INDIANAPOLIS, Ind. (April 22, 2015) - It's that time of year when many upcoming college graduates stress about not only getting a job, but getting one that pays a decent wage.
"Yeah, I’ve been terrified to say the least!" said Christina, a senior at Butler University. "It’s scary to think about being on your own and living on your own."
But there is good news for new graduates this year.
Nearly two-thirds of employers plan to increase starting salaries, according to a report from the National Association for Colleges and Employers.
"I was thinking I was going to come out of college and I was going to make like $20,000," said Callum Shannon, a senior at Butler University. "But I've been hearing some really good numbers from people who found jobs around $40,000 to $50,000, so that’s really comforting to hear."
"It’s not that bad," he said. "I've done a couple of internships already. I've had a couple of interviews, so I think it’s a lot better than it was a couple of years ago."
The report also shows employers plan to hire 9.6% more college graduates this year than they did last year.
"I certainly think we've seen an increase in hiring, and we see that more employers are coming on campus to visit our students, so they’re getting jobs on a quicker basis than they used to," said Gary Beaulieu, director of Internship and Career Services at Butler University.
Also in the report, employers say they're primarily looking for grads who excel in critical thinking and problem-solving, as well as those strong in teamwork, professionalism and oral and written communication.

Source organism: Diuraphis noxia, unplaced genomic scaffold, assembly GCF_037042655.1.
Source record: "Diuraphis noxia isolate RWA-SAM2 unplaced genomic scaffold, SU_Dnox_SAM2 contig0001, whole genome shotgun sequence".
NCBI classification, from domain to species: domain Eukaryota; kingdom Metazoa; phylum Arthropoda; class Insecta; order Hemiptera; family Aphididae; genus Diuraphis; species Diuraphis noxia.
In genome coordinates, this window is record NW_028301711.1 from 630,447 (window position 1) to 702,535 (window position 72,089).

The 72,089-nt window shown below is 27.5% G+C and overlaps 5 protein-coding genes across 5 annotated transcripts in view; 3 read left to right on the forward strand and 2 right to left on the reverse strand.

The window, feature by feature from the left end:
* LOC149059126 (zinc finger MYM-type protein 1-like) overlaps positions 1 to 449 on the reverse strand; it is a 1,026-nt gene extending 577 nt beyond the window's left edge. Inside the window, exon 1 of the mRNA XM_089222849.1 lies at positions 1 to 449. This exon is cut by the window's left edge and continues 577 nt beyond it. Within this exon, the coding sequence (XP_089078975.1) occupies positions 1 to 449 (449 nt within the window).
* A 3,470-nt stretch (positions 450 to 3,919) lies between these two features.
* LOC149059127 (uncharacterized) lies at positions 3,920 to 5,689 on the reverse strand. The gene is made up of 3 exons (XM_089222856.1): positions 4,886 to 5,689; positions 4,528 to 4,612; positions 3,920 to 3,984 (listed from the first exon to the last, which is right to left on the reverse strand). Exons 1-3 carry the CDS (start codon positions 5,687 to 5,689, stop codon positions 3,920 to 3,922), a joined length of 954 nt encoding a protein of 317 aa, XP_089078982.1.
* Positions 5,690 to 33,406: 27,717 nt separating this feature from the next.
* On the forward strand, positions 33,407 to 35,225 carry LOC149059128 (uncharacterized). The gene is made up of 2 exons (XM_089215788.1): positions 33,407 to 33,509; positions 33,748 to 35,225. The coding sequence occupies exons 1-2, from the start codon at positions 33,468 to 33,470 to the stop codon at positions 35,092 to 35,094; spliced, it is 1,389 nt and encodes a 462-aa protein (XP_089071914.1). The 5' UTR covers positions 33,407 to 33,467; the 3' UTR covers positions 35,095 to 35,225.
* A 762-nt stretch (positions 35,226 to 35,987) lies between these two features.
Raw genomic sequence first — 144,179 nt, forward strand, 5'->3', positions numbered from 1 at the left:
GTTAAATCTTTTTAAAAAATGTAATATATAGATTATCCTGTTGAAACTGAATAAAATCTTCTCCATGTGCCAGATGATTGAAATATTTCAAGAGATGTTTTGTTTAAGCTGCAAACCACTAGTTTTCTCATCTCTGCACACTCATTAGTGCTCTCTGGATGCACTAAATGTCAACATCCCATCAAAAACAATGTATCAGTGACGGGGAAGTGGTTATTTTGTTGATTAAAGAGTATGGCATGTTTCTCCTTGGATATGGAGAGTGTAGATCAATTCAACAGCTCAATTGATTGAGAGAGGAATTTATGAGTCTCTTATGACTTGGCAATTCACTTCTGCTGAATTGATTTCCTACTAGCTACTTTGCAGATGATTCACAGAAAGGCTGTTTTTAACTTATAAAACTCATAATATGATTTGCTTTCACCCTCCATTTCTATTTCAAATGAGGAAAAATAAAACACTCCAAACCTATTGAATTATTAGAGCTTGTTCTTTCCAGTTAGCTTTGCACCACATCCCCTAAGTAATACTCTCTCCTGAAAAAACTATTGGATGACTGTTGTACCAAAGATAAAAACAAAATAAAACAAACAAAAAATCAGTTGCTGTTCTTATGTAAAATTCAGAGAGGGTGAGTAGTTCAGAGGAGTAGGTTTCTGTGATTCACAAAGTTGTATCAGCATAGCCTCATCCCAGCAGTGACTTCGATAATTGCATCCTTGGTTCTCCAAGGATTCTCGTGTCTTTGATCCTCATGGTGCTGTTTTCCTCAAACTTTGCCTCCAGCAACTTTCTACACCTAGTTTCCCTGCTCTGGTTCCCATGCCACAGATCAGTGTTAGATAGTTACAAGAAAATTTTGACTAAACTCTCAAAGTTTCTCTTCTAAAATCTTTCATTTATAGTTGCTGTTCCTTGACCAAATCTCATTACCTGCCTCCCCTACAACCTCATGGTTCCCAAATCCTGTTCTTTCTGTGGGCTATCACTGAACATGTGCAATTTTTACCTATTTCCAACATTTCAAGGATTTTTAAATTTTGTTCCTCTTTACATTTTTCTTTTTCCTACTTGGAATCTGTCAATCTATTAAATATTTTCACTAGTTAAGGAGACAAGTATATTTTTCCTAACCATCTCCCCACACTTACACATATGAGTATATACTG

To find those candidates, recruiters are putting stronger emphasis on using technology to reach them. Sixty-five percent say they plan to use more social networks.
"We've seen less emphasis on job boards like CareerBuilder and Monster and more of an emphasis on the networking and electronically through LinkedIn, Facebook and social media," said Beaulieu. "Use anything that’s possible as an option for you. But spend more time on the networking piece. That’s the most important piece. That’s how people get jobs. It’s all about who you know."
"Regardless of a great job market, regardless of having a great resume and doing the internships, it still comes back to how you interview and how you build relationships with people. It really comes down to those social skills more than anything."
"The initial contact is really just asking to connect with them and after that you can start to deepen the relationship by asking for some advice," said Beaulieu. "You know, if I was to look for a position in your company, what would you recommend that I would do? What do you think I should do? Who do you think I should reach out to?"
"What I hear most is that students will stay in Indianapolis if they find a good job that’ll interest them," he continued. "It’s a good starting place for them."
That's exactly what Butler University sophomore Kevin Rhinesmith is thinking.
"I think there’s a lot of opportunity around Indianapolis for marketing," said Rhinesmith. "I looked into one with the Indianapolis Motor Speedway, so just kind of cool, bigger venues like that, to be able to get experience and also just be a part of what’s going on around Indianapolis."
Same story for Stuart Jibbs, a junior.
"Here at Butler we actually are required two internships in the business program to graduate. So my first one this summer is in Fort Wayne and I’ll be interning with a company named Fort Wayne Metals as an IT intern and then looking forward I’ll be looking for my second one in Indianapolis to try to build connections here, so it’s just kind of a combination of building connections and knowing what area of the world you want to live in and just looking."
The National Association for Colleges and Employers report says engineering tops the list of what's currently in-demand. Business, computer science and accounting followed.